This formula was established on the assumption that base rates would be increased over time to adequately reflect increased costs, and that the surcharge requirement would be in place at the time of any dramatic increase in the cost of fuel. The fact is however, that fuel costs have been up dramatically for this entire year and for the most part, there have been no offsetting rate increases. Your reference point should therefore be the national average fuel price for 1999, which sets a more realistic baseline prior to this year's price run-up.

The DOE's 52-week national average price of diesel fuel for 1999 was a dollar twelve point zero five cents per gallon, and the current DOE national fuel price average as of Oct. 29, 2000, is $1.648. This equals an average fuel cost increase of 52.75 cents per gallon, divided by five miles per gallon, which means you must receive 10.5 cents per mile surcharge to cover your increased cost of fuel.

While slightly over ten-and-a-half cents per mile is what you must demand to cover your increased cost of fuel, it's even more important to look at your base compensation package. It's time to cut loose from those scum-sucking bottom feeders and get rid of those in this industry who either get rich by underpaying professional truckers, or who simply don't have the backbone to standup to their shippers and demand reasonable rates. They drive down the rates for the entire industry, make it impossible for the better operators to establish and maintain reasonable rates, and have forced the occupation of professional truck driver into nearly poverty level status.

Our cost of operations figures for 1999 show that at 120,000 miles a year, and 93 cents a mile for all miles traveled, take home compensation is approximately $35,000 a year. Considering the amount of time and work required, that's barely minimum wage. This doesn't take into consideration this year's fuel cost increases or the substantial deterioration in equipment values that have occurred over the past year.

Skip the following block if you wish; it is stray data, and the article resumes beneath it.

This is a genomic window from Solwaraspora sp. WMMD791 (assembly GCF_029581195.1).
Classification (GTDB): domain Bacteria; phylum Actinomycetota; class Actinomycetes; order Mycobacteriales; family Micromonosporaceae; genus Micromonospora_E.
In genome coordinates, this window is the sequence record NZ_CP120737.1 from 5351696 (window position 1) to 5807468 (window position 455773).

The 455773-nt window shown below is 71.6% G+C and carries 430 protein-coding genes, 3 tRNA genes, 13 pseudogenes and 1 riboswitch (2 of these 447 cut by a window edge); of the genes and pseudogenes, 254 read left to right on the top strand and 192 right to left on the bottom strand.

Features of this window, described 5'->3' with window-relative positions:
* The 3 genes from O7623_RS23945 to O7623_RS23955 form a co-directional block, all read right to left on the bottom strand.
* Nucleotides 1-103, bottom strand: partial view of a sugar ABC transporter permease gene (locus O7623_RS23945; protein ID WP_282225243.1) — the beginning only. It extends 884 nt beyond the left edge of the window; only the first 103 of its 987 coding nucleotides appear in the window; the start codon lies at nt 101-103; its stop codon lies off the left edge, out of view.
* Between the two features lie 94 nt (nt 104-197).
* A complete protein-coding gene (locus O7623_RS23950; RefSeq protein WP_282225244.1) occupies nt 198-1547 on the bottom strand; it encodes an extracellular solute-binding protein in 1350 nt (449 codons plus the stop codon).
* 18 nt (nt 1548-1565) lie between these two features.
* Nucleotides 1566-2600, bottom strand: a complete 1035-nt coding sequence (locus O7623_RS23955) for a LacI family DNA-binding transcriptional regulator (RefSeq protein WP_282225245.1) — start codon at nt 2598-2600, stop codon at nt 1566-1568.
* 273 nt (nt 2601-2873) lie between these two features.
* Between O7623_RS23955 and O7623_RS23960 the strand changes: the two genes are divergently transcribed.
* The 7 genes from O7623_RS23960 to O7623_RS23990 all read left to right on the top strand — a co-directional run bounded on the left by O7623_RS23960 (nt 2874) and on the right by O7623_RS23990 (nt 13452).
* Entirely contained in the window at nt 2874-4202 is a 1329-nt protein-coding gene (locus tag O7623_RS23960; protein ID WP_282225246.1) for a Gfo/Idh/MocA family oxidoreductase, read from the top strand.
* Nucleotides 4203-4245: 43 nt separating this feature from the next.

By the way, speaking of scum-sucking bottom feeders, the Transportation Intermediaries Association, that's the association that represents truck brokers, is already bragging that they killed the surcharge legislation. The announcement on TIA's web site states, "Legislation that would have imposed a national fuel surcharge on brokers died without any congressional action. This regulatory legislation would have allowed the federal government to impose pricing on a free-market system. While it is dead this year, it will probably re-appear next year and TIA will be keeping close watch to assure that any attempt to impose pricing in the industry fails." You might want to check to see if your broker is a member of this organization before you haul that next load for them. The motor carrier's association (ATA), has also been no help on this issue. Their expressed position of neutrality is viewed by the Congress as opposition.

Now really is the time to draw the line. We must collectively stand together and demand an end to this cut-rate crap. Shutdowns and demonstrations are not necessary and won't solve the problem. Refusing to haul those cheap loads will solve the problem very quickly if we make the commitment now!

July Digital Edition